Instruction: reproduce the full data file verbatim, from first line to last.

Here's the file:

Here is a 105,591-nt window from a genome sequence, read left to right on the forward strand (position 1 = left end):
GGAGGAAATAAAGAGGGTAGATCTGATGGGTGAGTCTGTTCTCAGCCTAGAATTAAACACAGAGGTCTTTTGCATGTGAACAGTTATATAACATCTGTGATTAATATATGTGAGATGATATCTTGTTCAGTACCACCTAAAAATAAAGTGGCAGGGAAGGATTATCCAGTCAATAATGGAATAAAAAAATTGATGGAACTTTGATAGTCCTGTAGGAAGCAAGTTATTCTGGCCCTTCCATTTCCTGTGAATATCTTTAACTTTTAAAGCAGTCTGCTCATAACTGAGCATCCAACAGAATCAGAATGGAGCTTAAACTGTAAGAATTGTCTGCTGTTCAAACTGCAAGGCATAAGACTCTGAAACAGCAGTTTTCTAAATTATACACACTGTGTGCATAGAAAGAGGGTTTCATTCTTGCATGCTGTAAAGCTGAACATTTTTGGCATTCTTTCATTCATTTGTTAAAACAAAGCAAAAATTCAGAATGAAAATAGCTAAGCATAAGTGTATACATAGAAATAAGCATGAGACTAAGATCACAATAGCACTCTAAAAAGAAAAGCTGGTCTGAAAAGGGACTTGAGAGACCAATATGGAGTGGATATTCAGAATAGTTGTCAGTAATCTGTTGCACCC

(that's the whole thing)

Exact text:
Here is a 105,591-nt window from a genome sequence, read left to right on the forward strand (position 1 = left end):
GGAGGAAATAAAGAGGGTAGATCTGATGGGTGAGTCTGTTCTCAGCCTAGAATTAAACACAGAGGTCTTTTGCATGTGAACAGTTATATAACATCTGTGATTAATATATGTGAGATGATATCTTGTTCAGTACCACCTAAAAATAAAGTGGCAGGGAAGGATTATCCAGTCAATAATGGAATAAAAAAATTGATGGAACTTTGATAGTCCTGTAGGAAGCAAGTTATTCTGGCCCTTCCATTTCCTGTGAATATCTTTAACTTTTAAAGCAGTCTGCTCATAACTGAGCATCCAACAGAATCAGAATGGAGCTTAAACTGTAAGAATTGTCTGCTGTTCAAACTGCAAGGCATAAGACTCTGAAACAGCAGTTTTCTAAATTATACACACTGTGTGCATAGAAAGAGGGTTTCATTCTTGCATGCTGTAAAGCTGAACATTTTTGGCATTCTTTCATTCATTTGTTAAAACAAAGCAAAAATTCAGAATGAAAATAGCTAAGCATAAGTGTATACATAGAAATAAGCATGAGACTAAGATCACAATAGCACTCTAAAAAGAAAAGCTGGTCTGAAAAGGGACTTGAGAGACCAATATGGAGTGGATATTCAGAATAGTTGTCAGTAATCTGTTGCACCC